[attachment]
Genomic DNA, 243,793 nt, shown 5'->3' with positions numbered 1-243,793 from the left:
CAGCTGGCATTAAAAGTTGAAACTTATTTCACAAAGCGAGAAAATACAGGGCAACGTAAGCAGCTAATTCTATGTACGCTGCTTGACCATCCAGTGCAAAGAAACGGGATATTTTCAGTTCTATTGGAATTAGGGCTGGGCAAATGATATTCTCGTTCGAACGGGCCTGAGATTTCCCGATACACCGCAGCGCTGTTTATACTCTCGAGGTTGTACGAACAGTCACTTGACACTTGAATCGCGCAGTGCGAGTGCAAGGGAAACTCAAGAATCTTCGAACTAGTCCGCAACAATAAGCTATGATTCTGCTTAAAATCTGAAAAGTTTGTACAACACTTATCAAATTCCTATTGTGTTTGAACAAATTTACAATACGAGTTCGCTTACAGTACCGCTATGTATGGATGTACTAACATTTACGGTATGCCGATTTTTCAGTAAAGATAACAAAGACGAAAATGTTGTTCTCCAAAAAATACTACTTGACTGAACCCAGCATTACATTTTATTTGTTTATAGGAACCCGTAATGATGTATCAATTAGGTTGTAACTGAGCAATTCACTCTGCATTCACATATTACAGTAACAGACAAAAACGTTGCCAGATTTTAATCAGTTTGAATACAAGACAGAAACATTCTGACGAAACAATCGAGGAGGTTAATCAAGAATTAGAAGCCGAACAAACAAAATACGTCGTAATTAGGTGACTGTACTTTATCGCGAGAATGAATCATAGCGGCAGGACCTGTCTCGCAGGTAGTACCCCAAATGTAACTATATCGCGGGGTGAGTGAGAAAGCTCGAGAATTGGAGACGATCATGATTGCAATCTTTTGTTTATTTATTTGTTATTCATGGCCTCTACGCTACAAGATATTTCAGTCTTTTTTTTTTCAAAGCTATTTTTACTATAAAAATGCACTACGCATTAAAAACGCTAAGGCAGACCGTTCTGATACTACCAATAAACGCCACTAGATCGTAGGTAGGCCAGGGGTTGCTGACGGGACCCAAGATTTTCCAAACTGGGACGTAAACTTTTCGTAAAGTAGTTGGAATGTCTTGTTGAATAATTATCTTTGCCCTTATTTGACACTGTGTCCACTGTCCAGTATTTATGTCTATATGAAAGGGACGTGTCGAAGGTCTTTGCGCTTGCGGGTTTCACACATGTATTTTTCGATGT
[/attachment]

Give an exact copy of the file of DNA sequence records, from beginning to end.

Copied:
Genomic DNA, 243,793 nt, shown 5'->3' with positions numbered 1-243,793 from the left:
CAGCTGGCATTAAAAGTTGAAACTTATTTCACAAAGCGAGAAAATACAGGGCAACGTAAGCAGCTAATTCTATGTACGCTGCTTGACCATCCAGTGCAAAGAAACGGGATATTTTCAGTTCTATTGGAATTAGGGCTGGGCAAATGATATTCTCGTTCGAACGGGCCTGAGATTTCCCGATACACCGCAGCGCTGTTTATACTCTCGAGGTTGTACGAACAGTCACTTGACACTTGAATCGCGCAGTGCGAGTGCAAGGGAAACTCAAGAATCTTCGAACTAGTCCGCAACAATAAGCTATGATTCTGCTTAAAATCTGAAAAGTTTGTACAACACTTATCAAATTCCTATTGTGTTTGAACAAATTTACAATACGAGTTCGCTTACAGTACCGCTATGTATGGATGTACTAACATTTACGGTATGCCGATTTTTCAGTAAAGATAACAAAGACGAAAATGTTGTTCTCCAAAAAATACTACTTGACTGAACCCAGCATTACATTTTATTTGTTTATAGGAACCCGTAATGATGTATCAATTAGGTTGTAACTGAGCAATTCACTCTGCATTCACATATTACAGTAACAGACAAAAACGTTGCCAGATTTTAATCAGTTTGAATACAAGACAGAAACATTCTGACGAAACAATCGAGGAGGTTAATCAAGAATTAGAAGCCGAACAAACAAAATACGTCGTAATTAGGTGACTGTACTTTATCGCGAGAATGAATCATAGCGGCAGGACCTGTCTCGCAGGTAGTACCCCAAATGTAACTATATCGCGGGGTGAGTGAGAAAGCTCGAGAATTGGAGACGATCATGATTGCAATCTTTTGTTTATTTATTTGTTATTCATGGCCTCTACGCTACAAGATATTTCAGTCTTTTTTTTTTCAAAGCTATTTTTACTATAAAAATGCACTACGCATTAAAAACGCTAAGGCAGACCGTTCTGATACTACCAATAAACGCCACTAGATCGTAGGTAGGCCAGGGGTTGCTGACGGGACCCAAGATTTTCCAAACTGGGACGTAAACTTTTCGTAAAGTAGTTGGAATGTCTTGTTGAATAATTATCTTTGCCCTTATTTGACACTGTGTCCACTGTCCAGTATTTATGTCTATATGAAAGGGACGTGTCGAAGGTCTTTGCGCTTGCGGGTTTCACACATGTATTTTTCGATGT